We have learned a lesson not, but the beauty inside of us and say pain is nothing, fear is crippling , but a smile a genuine smile is everything and us we were made simple but complicated is what we are now


Soweto Love Follies

“Hurry up Tshepo, the taxi is almost full” said Mrs. Gumbu to her son, “But ma, I am trying, these things are far too heavy” referring to the plastic grocery bags he way carrying. “You are becoming lazy Tshepo” she said and shook her head. She was carrying more bags than Tshepo but she was not complaining, the spirit of a lady raised under black oppression. She was A house maid; she took care of a family’s child. Shaun was his name, he did not know that his parents, uncles and many who shared his skin color were doing was bad but there was a certain way he treated Mrs. Gumbu that proved that the apple hadn’t fallen far from the tree. Tshepo went to a boarding school; he was handsome but still had the tummy of childhood, not old enough to stand with a girl on the corner as most of the older boys did when the parents were not around. He had the stature of a freedom fighter but his mother treated him like a three month old baby. His friends would often tease him and call him a “mama’s baby”. I guess that’s what it takes to raise up a child in the township as a single mother, you have to be extra strict so that he does not turn out like most of them do, a drunkard, criminal, terrorist or rapist. Tshepo’s father was shot when the little man was only three months old. He was coming from work after a pay day and some boys tried mugging him, but knowing that the money was needed by his wife and a three month year old baby, he fought back and that led to him being shot. It was ironic how much this did not affect Mrs. Gumbu, she knew that her husband died with honor, he was not killed for the meaningless struggle of apartheid but he died for the love of his wife and child. For the sake of grabbing the bull by the horns, this was still black on black murder.
“Sorry mama are you going to Zola?” asked the queue marshal as he gave her a hand with her groceries, even though it was really ever spoken of, these men found at taxi ranks were the closest you could get to a gentleman during those times. “Yes my boy, thank you…I am so tired” she said as she on the seat positioned behind the driver’s seat in an old blue E-20 Nissan taxi.
Tshepo came in at last and they left as the taxi was short with two passengers before they arrived.
As if it was a way of making people pay whether they liked it or not, the taxi driver drove half the way and he said with a soft voice “pay up please”. Mrs. Gumbu reached into her bra searching for money for the fair but there was nothing.
“Tshepo please pay up my boy, I used up all the money for food” Tshepo smiled as he went for his pocket, he felt like he was considered a man for doing something as simple as paying for the taxi. Suddenly his facial expression changed from pride to fear and then to panic when he came down to the hard hitting fact that he did not have the money with him.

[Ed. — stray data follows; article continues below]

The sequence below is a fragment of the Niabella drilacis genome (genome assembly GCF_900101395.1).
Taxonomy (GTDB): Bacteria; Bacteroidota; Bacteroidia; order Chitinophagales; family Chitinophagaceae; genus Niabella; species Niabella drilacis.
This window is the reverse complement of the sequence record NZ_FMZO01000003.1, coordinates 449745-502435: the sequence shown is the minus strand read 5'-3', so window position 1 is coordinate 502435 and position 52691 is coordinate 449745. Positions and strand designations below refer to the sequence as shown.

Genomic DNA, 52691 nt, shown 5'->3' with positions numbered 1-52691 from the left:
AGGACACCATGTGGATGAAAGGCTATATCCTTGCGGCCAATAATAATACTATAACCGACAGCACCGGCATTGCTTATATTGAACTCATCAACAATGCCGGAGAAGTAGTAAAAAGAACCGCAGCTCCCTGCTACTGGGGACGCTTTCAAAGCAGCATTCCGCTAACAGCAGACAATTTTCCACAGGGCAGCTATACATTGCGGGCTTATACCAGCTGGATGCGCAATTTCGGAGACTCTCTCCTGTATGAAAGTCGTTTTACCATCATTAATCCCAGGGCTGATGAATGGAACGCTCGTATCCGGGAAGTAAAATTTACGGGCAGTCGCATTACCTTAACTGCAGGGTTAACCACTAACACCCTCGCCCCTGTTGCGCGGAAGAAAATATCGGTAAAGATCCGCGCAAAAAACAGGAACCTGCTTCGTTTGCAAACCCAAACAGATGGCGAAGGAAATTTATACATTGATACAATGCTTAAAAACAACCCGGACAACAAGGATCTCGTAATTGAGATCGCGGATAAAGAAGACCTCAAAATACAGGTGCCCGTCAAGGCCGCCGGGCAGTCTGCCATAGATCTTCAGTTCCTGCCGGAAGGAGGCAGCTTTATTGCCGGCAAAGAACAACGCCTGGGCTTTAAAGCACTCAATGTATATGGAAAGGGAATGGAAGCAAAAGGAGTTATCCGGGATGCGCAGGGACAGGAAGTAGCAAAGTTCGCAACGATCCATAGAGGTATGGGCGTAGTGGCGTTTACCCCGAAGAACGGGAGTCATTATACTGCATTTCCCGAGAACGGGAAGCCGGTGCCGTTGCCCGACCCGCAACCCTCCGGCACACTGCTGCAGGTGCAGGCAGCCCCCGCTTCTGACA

“Ma, I lost my money bag” he said softly trying not to draw as much attention as possible.
“What!?” said the taxi driver who overheard their conversation. Without waiting to hear the statement again, he pulled over and turned his big body clothed with a leopard print vest to the back of the taxi. The vest telling everyone that he was true Zulu warrior. “I am sorry sir, I will give you the money in minute” she tried to sound sure of herself, but she had no clue where she was going to get the money from. He shook his head while collecting the rest of the money. This had turned the whole situation around, he felt obliged to get his money personally, even if that meant he would be last on the taxi queue, it did not matter, a man had to live and to do that a man needed money. After the minute ended or rather after collecting all the money, Mrs. Gumbu had not yet given the gentleman his money and there were no signs of mercy in his eyes. “Well I will have to take your food ma” he said. Worry fell upon her face, what were they going to eat? “I will pay!” a voice said from the back. “Huh?” Mr. Gumbu remarked and the rest of the taxi looked to the back seat and there sat a man with a pressed suite, he looked important, not important to have his own business, but he was important enough to be a teacher or doctor if he was lucky enough. “Thank you sir” she said, trying not to say anything else, this was already embarrassing. Even though they lived under the principle of Ubuntu, sometimes Ubuntu can turn you into a desperate woman with just enough to get through the month, no husband and no money for taxi. And this was not something she was going to embrace.
“Short right driver” Tshepo said as he saw his friends playing soccer in front of their yard which had a two roomed shack, a long drop toilet and spinach and potato garden. “I will send Tshepo to your house to bring the money sir” Mrs. Gumbu said. The gentleman just shook his head and said that it was okay but Mrs. Gumbu was adamant about giving him back his money the last thing she wanted was a man who would take advantage of her and her son.
There was a reason why she thought this way; she was very beautiful lady with an afro, not to big but just enough to give her a respectable look. She had round hips, boobs which were large due to the sucking of Tshepo during his diaper days. Even though it was a rude thing to mention, Mrs. Gumbu had an “arse” for days.
Who was this man, what made him so different from all the man he had ever met, was the question that Tshepo asked himself as he helped his mother offload the grocery bags.
The gentleman’s name was Vuyo Lelimo; he knew Mrs. Gumbu and her son very well. Actually he knew more than they thought he knew them, he knew Katlego Gumbu, Tshepo’s father and his best friend.